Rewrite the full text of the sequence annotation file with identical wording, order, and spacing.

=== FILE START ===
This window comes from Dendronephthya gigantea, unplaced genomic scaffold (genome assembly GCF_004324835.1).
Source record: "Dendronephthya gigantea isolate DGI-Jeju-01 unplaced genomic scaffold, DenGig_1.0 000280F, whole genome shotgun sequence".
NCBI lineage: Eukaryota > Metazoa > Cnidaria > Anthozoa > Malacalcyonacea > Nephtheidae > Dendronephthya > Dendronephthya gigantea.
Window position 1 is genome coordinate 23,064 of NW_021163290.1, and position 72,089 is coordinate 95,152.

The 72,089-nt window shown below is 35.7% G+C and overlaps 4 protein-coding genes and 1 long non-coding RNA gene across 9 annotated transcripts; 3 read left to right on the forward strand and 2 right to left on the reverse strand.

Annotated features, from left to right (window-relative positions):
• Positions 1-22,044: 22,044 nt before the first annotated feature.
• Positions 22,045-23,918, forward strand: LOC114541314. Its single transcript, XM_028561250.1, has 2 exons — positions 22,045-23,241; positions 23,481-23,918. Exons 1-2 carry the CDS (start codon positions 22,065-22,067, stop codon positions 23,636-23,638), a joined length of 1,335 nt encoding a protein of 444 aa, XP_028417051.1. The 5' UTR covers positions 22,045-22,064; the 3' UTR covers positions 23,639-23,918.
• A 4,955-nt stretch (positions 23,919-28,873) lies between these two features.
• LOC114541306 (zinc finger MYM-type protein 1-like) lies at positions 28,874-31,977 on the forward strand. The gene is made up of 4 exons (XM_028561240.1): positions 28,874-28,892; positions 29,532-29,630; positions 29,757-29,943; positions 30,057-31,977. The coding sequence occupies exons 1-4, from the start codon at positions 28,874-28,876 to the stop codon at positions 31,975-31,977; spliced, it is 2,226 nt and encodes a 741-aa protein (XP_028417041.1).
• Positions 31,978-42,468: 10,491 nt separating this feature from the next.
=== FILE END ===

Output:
This window comes from Dendronephthya gigantea, unplaced genomic scaffold (genome assembly GCF_004324835.1).
Source record: "Dendronephthya gigantea isolate DGI-Jeju-01 unplaced genomic scaffold, DenGig_1.0 000280F, whole genome shotgun sequence".
NCBI lineage: Eukaryota > Metazoa > Cnidaria > Anthozoa > Malacalcyonacea > Nephtheidae > Dendronephthya > Dendronephthya gigantea.
Window position 1 is genome coordinate 23,064 of NW_021163290.1, and position 72,089 is coordinate 95,152.

The 72,089-nt window shown below is 35.7% G+C and overlaps 4 protein-coding genes and 1 long non-coding RNA gene across 9 annotated transcripts; 3 read left to right on the forward strand and 2 right to left on the reverse strand.

Annotated features, from left to right (window-relative positions):
• Positions 1-22,044: 22,044 nt before the first annotated feature.
• Positions 22,045-23,918, forward strand: LOC114541314. Its single transcript, XM_028561250.1, has 2 exons — positions 22,045-23,241; positions 23,481-23,918. Exons 1-2 carry the CDS (start codon positions 22,065-22,067, stop codon positions 23,636-23,638), a joined length of 1,335 nt encoding a protein of 444 aa, XP_028417051.1. The 5' UTR covers positions 22,045-22,064; the 3' UTR covers positions 23,639-23,918.
• A 4,955-nt stretch (positions 23,919-28,873) lies between these two features.
• LOC114541306 (zinc finger MYM-type protein 1-like) lies at positions 28,874-31,977 on the forward strand. The gene is made up of 4 exons (XM_028561240.1): positions 28,874-28,892; positions 29,532-29,630; positions 29,757-29,943; positions 30,057-31,977. The coding sequence occupies exons 1-4, from the start codon at positions 28,874-28,876 to the stop codon at positions 31,975-31,977; spliced, it is 2,226 nt and encodes a 741-aa protein (XP_028417041.1).
• Positions 31,978-42,468: 10,491 nt separating this feature from the next.